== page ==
To say I love Hitchcock would be a nearly criminal understatement. My fascination with and admiration for his films and his directing skill border on worshipful awe.
I even have a tattoo to prove it.
Naturally, when Hitchcock/Truffaut hit Naro Expanded Cinema, I ran to see it. It’s the film of Truffaut’s book, Hitchcock, nearly 370 art book sized pages covering the 50 hours of interviews Truffaut did with Hitchcock. After the film, I ordered a copy.
Required reading, class.
Seriously. If you’re interested in Hitchcock, filmmaking, cinema, or just the creation of suspense and fear on screen, drop everything right now and order a copy.
And don’t get it from the library. Get your own so you can underline, highlight, make notes.
Go. I’ll wait.
Right. Anyway. Like any such tome, Hitchcock is replete with the secrets of a master. I don’t want to rob anyone of the chance to discover this for him or herself, so I’ll focus on what, for me, was the big A-Ha Moment, right there at the bottom of page 316.
The stronger the evil, the stronger the film.
Simple. But in that simplicity is the reason why, in my eyes, many horror movies fall flat. It’s why something creatureless like Requiem For A Dream is infinitely more terrifying than most iterations of Jason. Why, on page and screen, The Shining worked, and Cujo didn’t. Why Alien is scarier than Prophecy.
When the evil isn’t strong enough, it’s not compelling. If there’s a creature or killer, you end up with something that merely looks threatening and/or gross. It’s horror (reaction) versus terror (anticipation).
A good example is the much touted Pumpkinhead.
We know exactly why Pumpkinhead has come. He was summoned. For vengeance. Rightly so I might add. Vengeance can also be claimed for the first Friday The 13th. This is one of the ironies of horror. Too much information undermines the strength of evil. Similarly, we know why/how Chucky, Freddy, and the Cenobites are all there.
Once you have even a quasi-reasonable explanation for why the evil is there, all that’s left is to sit back and wait for the good guys and/or gals to figure out what to do about it. That’s an entirely different experience than being just as much in the dark as the people on the screen. Now it’s suspense vs. terror.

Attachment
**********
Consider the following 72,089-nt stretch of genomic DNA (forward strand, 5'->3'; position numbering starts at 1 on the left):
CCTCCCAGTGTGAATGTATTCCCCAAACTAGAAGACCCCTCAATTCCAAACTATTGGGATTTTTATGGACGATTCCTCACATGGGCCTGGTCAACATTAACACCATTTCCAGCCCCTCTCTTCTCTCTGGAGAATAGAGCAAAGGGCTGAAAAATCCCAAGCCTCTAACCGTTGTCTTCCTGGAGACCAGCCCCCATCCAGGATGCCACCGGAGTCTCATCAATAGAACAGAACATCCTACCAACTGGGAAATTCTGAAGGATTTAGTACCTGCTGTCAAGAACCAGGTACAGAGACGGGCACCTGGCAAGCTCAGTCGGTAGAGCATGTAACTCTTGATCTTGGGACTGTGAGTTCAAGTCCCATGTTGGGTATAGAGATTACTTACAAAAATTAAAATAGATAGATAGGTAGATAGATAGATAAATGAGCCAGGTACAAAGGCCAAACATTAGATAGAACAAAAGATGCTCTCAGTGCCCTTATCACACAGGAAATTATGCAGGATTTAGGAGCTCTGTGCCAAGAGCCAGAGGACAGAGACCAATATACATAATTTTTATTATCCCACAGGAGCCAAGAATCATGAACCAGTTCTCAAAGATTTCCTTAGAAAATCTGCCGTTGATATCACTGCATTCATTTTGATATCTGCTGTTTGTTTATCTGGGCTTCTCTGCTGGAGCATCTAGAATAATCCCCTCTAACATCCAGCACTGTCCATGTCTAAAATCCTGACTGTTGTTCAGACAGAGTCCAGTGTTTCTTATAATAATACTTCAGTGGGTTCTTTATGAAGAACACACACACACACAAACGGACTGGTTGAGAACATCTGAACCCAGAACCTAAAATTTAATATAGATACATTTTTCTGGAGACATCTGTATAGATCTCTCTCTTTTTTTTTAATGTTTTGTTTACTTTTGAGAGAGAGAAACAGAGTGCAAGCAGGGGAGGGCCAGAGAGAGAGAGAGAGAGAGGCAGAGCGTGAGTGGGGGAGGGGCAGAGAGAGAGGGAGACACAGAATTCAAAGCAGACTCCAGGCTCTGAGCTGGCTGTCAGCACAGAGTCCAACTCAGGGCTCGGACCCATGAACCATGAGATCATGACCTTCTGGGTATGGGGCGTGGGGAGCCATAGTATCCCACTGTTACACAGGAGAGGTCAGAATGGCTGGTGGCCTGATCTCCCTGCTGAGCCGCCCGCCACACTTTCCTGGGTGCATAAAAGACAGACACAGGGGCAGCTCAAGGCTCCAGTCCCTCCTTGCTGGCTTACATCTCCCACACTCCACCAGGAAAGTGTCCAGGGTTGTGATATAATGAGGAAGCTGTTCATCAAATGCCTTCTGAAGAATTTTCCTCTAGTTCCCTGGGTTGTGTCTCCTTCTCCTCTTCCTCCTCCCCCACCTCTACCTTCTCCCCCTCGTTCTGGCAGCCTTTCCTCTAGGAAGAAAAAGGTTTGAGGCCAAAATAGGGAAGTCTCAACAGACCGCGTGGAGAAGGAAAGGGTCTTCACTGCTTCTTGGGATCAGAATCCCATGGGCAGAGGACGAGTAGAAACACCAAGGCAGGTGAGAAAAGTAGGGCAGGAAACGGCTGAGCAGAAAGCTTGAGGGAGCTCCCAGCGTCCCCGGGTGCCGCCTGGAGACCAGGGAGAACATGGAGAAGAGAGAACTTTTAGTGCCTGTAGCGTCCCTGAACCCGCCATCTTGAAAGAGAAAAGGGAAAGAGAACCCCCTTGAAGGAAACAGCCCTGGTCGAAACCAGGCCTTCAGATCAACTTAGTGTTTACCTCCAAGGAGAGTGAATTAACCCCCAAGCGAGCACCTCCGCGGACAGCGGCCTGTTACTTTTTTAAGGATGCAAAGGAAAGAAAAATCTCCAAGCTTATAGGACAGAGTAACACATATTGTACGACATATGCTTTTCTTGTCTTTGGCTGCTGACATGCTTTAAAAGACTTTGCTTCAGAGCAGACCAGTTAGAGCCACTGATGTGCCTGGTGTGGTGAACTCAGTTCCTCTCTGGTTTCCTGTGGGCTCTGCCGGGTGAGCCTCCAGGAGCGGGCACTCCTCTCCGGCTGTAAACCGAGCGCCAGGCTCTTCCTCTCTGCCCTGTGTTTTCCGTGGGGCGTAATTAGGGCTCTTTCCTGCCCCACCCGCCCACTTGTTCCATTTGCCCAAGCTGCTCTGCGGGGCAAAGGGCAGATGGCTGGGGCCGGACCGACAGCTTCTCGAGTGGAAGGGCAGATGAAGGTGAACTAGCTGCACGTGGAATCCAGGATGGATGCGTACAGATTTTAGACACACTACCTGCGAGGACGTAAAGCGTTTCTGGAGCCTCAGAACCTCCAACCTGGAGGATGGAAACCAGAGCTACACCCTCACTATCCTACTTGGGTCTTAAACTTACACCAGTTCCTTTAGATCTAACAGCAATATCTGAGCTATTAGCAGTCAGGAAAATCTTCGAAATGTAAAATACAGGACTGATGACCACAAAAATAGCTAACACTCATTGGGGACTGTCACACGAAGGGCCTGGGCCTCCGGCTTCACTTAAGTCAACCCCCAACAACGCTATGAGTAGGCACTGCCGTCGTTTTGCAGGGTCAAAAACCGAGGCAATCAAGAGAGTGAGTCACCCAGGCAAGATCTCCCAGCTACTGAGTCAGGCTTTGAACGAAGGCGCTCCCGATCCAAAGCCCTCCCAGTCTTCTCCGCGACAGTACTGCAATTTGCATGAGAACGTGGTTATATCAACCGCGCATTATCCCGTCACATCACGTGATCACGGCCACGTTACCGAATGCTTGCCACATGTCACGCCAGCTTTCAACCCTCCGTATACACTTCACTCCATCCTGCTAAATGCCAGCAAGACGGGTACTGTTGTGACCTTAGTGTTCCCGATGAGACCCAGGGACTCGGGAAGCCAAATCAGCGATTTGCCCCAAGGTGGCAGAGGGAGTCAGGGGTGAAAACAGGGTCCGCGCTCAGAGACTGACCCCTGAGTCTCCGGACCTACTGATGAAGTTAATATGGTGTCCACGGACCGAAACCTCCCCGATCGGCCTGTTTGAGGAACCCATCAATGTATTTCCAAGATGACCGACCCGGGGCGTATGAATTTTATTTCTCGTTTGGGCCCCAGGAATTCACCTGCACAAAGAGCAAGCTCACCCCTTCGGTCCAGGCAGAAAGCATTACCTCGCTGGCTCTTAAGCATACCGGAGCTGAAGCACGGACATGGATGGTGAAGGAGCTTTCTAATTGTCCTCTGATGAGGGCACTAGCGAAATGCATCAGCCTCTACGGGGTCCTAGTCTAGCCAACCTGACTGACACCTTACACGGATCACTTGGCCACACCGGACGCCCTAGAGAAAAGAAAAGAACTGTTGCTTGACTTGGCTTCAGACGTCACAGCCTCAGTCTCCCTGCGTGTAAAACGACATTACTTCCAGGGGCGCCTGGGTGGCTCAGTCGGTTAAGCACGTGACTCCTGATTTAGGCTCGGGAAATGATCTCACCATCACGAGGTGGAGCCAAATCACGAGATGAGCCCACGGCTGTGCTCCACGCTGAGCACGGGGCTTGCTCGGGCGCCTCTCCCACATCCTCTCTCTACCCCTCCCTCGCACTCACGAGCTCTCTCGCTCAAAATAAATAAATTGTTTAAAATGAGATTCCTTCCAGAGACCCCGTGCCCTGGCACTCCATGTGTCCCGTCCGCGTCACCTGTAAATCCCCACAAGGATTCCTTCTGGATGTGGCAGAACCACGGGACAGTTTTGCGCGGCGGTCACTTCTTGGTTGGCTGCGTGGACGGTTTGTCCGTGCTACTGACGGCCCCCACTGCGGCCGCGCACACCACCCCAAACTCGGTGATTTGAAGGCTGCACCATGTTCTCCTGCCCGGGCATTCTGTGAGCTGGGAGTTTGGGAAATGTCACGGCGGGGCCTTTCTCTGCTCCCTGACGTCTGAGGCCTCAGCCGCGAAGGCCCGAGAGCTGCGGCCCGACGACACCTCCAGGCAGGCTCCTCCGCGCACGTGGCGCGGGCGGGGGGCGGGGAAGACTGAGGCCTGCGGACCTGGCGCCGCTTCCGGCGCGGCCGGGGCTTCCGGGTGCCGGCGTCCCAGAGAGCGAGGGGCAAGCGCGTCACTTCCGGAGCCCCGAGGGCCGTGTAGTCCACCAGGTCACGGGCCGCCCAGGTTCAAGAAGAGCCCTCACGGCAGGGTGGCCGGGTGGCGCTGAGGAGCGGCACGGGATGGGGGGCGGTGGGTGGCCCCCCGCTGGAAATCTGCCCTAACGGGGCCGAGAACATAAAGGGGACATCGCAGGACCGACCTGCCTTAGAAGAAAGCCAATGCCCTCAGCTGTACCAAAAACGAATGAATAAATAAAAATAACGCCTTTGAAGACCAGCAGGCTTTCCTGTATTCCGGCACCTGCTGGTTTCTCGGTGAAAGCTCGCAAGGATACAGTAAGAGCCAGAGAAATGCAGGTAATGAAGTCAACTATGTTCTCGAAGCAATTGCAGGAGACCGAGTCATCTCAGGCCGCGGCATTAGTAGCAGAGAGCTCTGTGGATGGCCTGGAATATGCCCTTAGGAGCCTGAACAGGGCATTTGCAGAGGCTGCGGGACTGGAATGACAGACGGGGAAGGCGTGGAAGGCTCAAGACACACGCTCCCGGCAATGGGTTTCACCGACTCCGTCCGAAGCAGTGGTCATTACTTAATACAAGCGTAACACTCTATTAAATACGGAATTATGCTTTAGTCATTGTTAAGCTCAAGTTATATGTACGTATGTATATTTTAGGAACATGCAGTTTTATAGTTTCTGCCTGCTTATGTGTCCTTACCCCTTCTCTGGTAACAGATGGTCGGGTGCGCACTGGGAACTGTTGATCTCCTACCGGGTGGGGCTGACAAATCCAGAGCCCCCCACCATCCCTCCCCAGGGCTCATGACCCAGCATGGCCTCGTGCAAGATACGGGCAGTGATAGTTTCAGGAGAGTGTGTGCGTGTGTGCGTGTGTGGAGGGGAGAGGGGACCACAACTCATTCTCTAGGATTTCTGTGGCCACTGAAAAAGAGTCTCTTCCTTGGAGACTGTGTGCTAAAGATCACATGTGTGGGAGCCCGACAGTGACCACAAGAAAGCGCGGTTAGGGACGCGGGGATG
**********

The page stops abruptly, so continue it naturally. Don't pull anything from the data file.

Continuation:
Take, for example, the aforementioned Cujo. Once we know the dog is rabid, we wait to see how the events unfold. Ultimately we have a pretty self-satisfied Hey, my dog’s vaccinated or I just have a hamster sense of safety. Can’t happen here, right? Incidentally, Dead Alive, though funny as hell, has a similar problem.
But terror? Well, it’s what we don’t know that’s frightening. Rabies is one thing, but let’s look at 28 Days Later. On one hand, another virus. Viruses make people sick. We know that. What we don’t know is how to prevent or cure all of them.
Or take the classic wrong place/wrong time premise. There is never an adequate explanation. You’re someplace you aren’t supposed to be, and the people who are supposed to be there know that.
Before way too many sequels and remakes provided way too much backstory, we had no explanation for the evil in Texas Chainsaw Massacre (nearly bloodless as it is, no matter how many times I see it, it’s still one of the scariest damn movies ever). Those guys were just there. It’s their house. The kids? Trespassers technically
Similar cases can be made for Deliverance. And Rituals.
Ditto Night Of The Living Dead. Vague hints at best as to why this is happening. Something about Venus, a satellite, but the lab coats ultimately don’t know. That said, I have a different problem with why the zombie genre just doesn’t work for me (another story for another time).
Or The Bad Seed. Sure, there’s a melodramatic subplot involving heredity, but with no clear victors in the nature/nurture debate, genetics is still a non-explanation.
I’d be remiss if I didn’t include the impetus of this entire discussion. One clear example is The Birds. There isn’t even an attempt to pretend to provide so much as the appearance of an explanation. And it works beautifully.
How then does Norman Bates qualify as strong evil? Timid, anxious, socially awkward. Taken on his own, he doesn’t. Mommy dearest, however. We don’t know why this, uh, relationship developed the way it did. We just see the results. And like Texas Chainsaw Massacre, there is precious little blood to be had. Still scary as hell.
Sometimes evil is so strong it transcends the film itself. In some ways, knowing what’s coming makes it worse. Take the scene in Sacha Gervasi’s Hitchcock where Anthony Hopkins as Hitchcock stabs at Scarlett Johansson’s Janet Leigh. A scene about filming the shower scene. Still sends chills up the spine.
Like the man said, “The stronger the evil, the stronger the film.” Here endeth the lesson.